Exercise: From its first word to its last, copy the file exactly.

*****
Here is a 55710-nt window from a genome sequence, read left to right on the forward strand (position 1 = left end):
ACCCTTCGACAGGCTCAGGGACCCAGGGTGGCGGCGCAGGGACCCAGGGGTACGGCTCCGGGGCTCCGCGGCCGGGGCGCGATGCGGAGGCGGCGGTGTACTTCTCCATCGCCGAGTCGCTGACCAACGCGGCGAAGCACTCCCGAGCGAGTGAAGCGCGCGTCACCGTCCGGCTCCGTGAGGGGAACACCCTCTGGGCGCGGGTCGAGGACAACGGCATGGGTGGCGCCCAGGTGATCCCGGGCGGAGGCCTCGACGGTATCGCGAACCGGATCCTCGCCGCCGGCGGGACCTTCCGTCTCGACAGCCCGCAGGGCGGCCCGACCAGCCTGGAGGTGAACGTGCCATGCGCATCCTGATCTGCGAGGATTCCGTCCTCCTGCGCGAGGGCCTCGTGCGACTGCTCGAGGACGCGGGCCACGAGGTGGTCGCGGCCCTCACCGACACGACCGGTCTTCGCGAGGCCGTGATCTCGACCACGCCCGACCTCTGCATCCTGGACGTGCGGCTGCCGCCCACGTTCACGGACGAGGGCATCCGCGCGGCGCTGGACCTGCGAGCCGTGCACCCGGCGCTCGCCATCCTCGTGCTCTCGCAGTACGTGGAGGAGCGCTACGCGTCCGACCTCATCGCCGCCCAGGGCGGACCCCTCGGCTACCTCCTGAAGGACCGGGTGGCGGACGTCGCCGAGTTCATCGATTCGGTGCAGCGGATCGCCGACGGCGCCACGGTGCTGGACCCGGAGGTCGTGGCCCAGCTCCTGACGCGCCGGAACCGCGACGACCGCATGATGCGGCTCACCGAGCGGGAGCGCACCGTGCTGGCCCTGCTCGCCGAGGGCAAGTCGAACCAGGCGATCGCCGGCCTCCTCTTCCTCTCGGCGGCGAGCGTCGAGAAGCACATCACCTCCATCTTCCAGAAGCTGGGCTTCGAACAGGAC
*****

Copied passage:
Here is a 55710-nt window from a genome sequence, read left to right on the forward strand (position 1 = left end):
ACCCTTCGACAGGCTCAGGGACCCAGGGTGGCGGCGCAGGGACCCAGGGGTACGGCTCCGGGGCTCCGCGGCCGGGGCGCGATGCGGAGGCGGCGGTGTACTTCTCCATCGCCGAGTCGCTGACCAACGCGGCGAAGCACTCCCGAGCGAGTGAAGCGCGCGTCACCGTCCGGCTCCGTGAGGGGAACACCCTCTGGGCGCGGGTCGAGGACAACGGCATGGGTGGCGCCCAGGTGATCCCGGGCGGAGGCCTCGACGGTATCGCGAACCGGATCCTCGCCGCCGGCGGGACCTTCCGTCTCGACAGCCCGCAGGGCGGCCCGACCAGCCTGGAGGTGAACGTGCCATGCGCATCCTGATCTGCGAGGATTCCGTCCTCCTGCGCGAGGGCCTCGTGCGACTGCTCGAGGACGCGGGCCACGAGGTGGTCGCGGCCCTCACCGACACGACCGGTCTTCGCGAGGCCGTGATCTCGACCACGCCCGACCTCTGCATCCTGGACGTGCGGCTGCCGCCCACGTTCACGGACGAGGGCATCCGCGCGGCGCTGGACCTGCGAGCCGTGCACCCGGCGCTCGCCATCCTCGTGCTCTCGCAGTACGTGGAGGAGCGCTACGCGTCCGACCTCATCGCCGCCCAGGGCGGACCCCTCGGCTACCTCCTGAAGGACCGGGTGGCGGACGTCGCCGAGTTCATCGATTCGGTGCAGCGGATCGCCGACGGCGCCACGGTGCTGGACCCGGAGGTCGTGGCCCAGCTCCTGACGCGCCGGAACCGCGACGACCGCATGATGCGGCTCACCGAGCGGGAGCGCACCGTGCTGGCCCTGCTCGCCGAGGGCAAGTCGAACCAGGCGATCGCCGGCCTCCTCTTCCTCTCGGCGGCGAGCGTCGAGAAGCACATCACCTCCATCTTCCAGAAGCTGGGCTTCGAACAGGAC